Distribution of Scutellaria
The genus Scutellaria belongs to the family Labiatae and subfam. Scutellarideae. Scutellaria is widely distributed all over the world except for South Africa, and there are about 300 species. The calyx of this genus is remarkably specialized to become two-lip-shaped, and characterized by the upper lip having a flat or dish-shaped upper surface on which a small swelling forms; the dish-shaped part peels offat fruit maturation to allow a seed to fall.
The 15 species, such as S. maekawa Hara, S. brachyspica Nakai et Hara, S. laeteviolace Koizumi, S. iyoensis Nakai and others are distributed only in Japan. Further S. indica L., S. indica var. parvi flora Makino, S. sterigillosa Hensl, S. dependens Maxim, and others are distributed over wide areas in Japan, the Korean Peninsula, the northeastern section of China and the Indonesian Peninsula. Furthermore, S. baicalensis Georgi is native to the region from the northern section of China to Siberia. It was introduced into Japan from the Korean Peninsula in the middle period of the Edo era and has been cultured in various parts of Japan for the medicinal uses of the root. In Japanese Pharmacopoeia the root of S. baicalensis Georgi, excepting the exodermis, is used as medicinal Wogon (Scutellariae Radix).
In China, many plants belonging to the Scutellaria genus are distributed and the root of Scutellaria baicalensis Georgi is mainly used as medicinal Wogon but the following seven species are also used as a source for medicinal Wogon, S. viscidula Bye, S. amoena Wright, S. rehderiana Diels, S. likiangesis Diels, S. ikonnikovii Juz., S. hypericifola Levl., and S. rivularis Wall (Ban Zhi Lian). Further, in the Alpine districts of Europe, Scutellaria alpina L. and Scutellaria costericana H. Wendel are distributed and cultured as garden species for their attractive flowers.
Studies on the constituents of Scutellaria species have been made, i.e., S. amoena C.H. Wright), S. viscidula Bunge, S. rivularis Wall S. discolor Colebr, S. indica L., S. scandens Buch, Ham ex D. Don, and others.
Importance of Scutellaria baicalensis
Wogon is one of the crude drugs frequently used as an important medicine in Chinese clinical practice. The origin of this crude drug is the plant Scutellaria baicalensis Georgi, and its root, excepting the exodermis, is prescribed in the Japanese Pharmacopoeia JPXI and compounded in many Chinese medicines including Sannosan and others, for treatment of diarrhea, abdominalgia, anorexia, hot flash, stiffness of the shoulders, agrypnia, or the like. S. baicalensis is a perennial plant native to the region from the north section of China to Siberia, as mentioned above, and grows to a height of 30-60 cm, spreading in a semi-spherical shape, with a lanceolar leaf having many hairs. From June to July, the leading end of each branch produces purple ear-shaped flowers and the root is long and conical in shape, the interior showing a golden color.
The study of components of Wogon prepared from plants originated from Scutellaria baicalensis has concentrated on flavonoids, and about 40 kinds of flavonoids ranging from flavonoids relatively high in content such as baicalin, baicalein, wogonin or the like to minor flavonoids have been isolated and reported up to now. Other components are β-sitosterol, camphesterol, and stigmasterol, two kinds of sugars (glucose and sucrose), three kinds of amino acids structurally unknown, and tannin. Many pharmacological functions, e.g. to eliminate bile acid or to act as a diuretic laxative, anti-inflammatory, or anti-allergic factor, lipid metabolism and arachidonate metabolism, and similar have been confirmed. These pharmacological effects are considered to be mainly brought about by the flavonoids contained in Wogon. The anti-allergic effect of Wogon is said to be developed by the chromone, thus being the base nucleus of baicalein, and is the source for developing anti-allergic drugs.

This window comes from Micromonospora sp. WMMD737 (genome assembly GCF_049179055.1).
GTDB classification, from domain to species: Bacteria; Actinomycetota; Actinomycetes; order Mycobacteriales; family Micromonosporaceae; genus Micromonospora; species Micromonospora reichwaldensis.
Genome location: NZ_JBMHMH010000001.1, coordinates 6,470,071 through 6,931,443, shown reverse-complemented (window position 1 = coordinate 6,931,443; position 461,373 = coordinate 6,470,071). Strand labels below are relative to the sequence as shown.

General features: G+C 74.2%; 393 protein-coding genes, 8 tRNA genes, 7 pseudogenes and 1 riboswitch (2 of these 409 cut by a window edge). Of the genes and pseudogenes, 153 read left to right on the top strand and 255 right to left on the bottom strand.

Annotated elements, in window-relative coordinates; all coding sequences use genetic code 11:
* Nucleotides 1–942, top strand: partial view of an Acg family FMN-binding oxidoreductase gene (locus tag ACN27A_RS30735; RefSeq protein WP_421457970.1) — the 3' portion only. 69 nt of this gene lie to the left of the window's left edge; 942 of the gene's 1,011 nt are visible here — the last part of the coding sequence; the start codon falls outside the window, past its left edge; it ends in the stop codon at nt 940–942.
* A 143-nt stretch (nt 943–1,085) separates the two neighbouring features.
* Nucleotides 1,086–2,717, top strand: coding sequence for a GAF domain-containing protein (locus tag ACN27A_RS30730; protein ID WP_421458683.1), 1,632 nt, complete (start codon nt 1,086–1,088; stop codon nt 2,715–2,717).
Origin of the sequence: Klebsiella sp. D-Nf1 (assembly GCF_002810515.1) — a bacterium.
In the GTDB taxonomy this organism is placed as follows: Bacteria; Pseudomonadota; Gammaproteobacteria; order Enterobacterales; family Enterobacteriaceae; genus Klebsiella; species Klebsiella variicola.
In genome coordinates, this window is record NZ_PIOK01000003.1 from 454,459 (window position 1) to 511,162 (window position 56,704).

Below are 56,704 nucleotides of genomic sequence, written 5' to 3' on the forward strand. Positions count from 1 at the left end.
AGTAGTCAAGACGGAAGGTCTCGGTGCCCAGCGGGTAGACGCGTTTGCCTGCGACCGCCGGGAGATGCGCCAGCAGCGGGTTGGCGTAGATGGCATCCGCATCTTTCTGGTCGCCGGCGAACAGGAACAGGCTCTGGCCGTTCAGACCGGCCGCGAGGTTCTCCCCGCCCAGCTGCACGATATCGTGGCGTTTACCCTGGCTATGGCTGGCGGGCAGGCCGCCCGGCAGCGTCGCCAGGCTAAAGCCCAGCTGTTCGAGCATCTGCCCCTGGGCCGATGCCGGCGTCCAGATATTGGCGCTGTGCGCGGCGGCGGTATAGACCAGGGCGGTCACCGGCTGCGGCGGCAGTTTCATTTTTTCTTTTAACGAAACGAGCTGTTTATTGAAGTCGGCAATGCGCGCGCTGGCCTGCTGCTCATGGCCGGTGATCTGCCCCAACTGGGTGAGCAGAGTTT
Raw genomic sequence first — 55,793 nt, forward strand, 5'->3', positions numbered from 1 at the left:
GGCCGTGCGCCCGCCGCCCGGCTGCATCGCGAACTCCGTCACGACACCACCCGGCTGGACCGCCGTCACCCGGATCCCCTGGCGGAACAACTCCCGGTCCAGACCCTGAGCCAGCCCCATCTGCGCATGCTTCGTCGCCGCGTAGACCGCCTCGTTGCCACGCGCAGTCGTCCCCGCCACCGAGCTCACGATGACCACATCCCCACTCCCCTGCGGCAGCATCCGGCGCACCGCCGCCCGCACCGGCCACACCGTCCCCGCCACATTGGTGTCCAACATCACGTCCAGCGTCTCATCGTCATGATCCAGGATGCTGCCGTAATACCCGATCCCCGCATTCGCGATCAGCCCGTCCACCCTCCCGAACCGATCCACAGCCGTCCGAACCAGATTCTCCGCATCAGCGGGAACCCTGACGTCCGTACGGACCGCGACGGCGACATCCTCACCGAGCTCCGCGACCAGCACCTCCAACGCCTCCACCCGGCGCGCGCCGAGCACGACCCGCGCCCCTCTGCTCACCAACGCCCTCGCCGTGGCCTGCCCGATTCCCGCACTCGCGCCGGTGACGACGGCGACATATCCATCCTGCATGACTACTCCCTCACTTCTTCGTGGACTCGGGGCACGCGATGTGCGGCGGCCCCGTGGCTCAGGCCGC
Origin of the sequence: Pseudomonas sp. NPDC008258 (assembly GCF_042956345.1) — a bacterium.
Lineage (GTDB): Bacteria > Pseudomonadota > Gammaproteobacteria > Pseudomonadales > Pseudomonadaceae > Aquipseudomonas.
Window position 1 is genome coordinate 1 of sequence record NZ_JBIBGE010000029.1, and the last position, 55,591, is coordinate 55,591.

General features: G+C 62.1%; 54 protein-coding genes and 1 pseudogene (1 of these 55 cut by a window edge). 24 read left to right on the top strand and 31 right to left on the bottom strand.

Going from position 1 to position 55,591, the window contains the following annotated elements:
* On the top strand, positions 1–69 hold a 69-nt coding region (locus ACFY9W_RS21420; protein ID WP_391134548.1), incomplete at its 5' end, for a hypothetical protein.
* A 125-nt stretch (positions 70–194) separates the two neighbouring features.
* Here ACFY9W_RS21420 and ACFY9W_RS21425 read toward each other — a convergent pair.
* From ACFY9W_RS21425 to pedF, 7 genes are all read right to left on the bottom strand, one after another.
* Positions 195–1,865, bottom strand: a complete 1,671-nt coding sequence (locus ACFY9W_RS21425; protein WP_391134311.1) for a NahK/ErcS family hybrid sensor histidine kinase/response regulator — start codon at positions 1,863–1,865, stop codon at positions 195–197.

A Fundamental Study of the Cultivation of Scutellaria baicalensis Georgi
Detailed study of seasonal variations of growth and flavonoid content has been reported by Tomimori et al.. The dry weight and flavonoids of the root gradually increased over 3 years, although it decreased during the resting periods. During budding, some flavone glucuronides were hydrolyzed to form aglycone and glucosidation was accelerated in the flowering and fruit-bearing periods. The baicalin content was highest in the latter half of fruit-bearing, and was almost the same as in the root of the 3-year-old plant; ca. 40% of the roots were delayed after fruit-bearing. It is therefore considered that from the viewpoint of both yield and quality, the root of S. baicalensis should be harvested in the second year in the latter half of the fruit-bearing period (in late autumn).
In the basic research on the formation of flavonoids in liquid culture of Scutellaria baicalensis (), two-stage liquid cultures and the culture of differentiated roots are still being studied for the purpose of mass proliferation of flavonoids (baicalein, baicalin) having anti-allergic action. The experiments on cultured tissue of S. baicalensis were performed from the following two viewpoints to obtain a definite result.
1. Various culture conditions are investigated using cultured cells of Scutellaria baicalensis and a useful substance is specifically formed, that is, flavonoids are isolated to be used as medicines.
2. The flavonoid pattern and content of S. baicalensis callus cultures are allowed to approach a crude drug Wogon, and Scutellaria baicalensis is made utilizable in a herb medicine recipe as a substitute medicine for the so-called Wogon.
Selections from the book: “Medicinal and Aromatic Plants III”, 1991.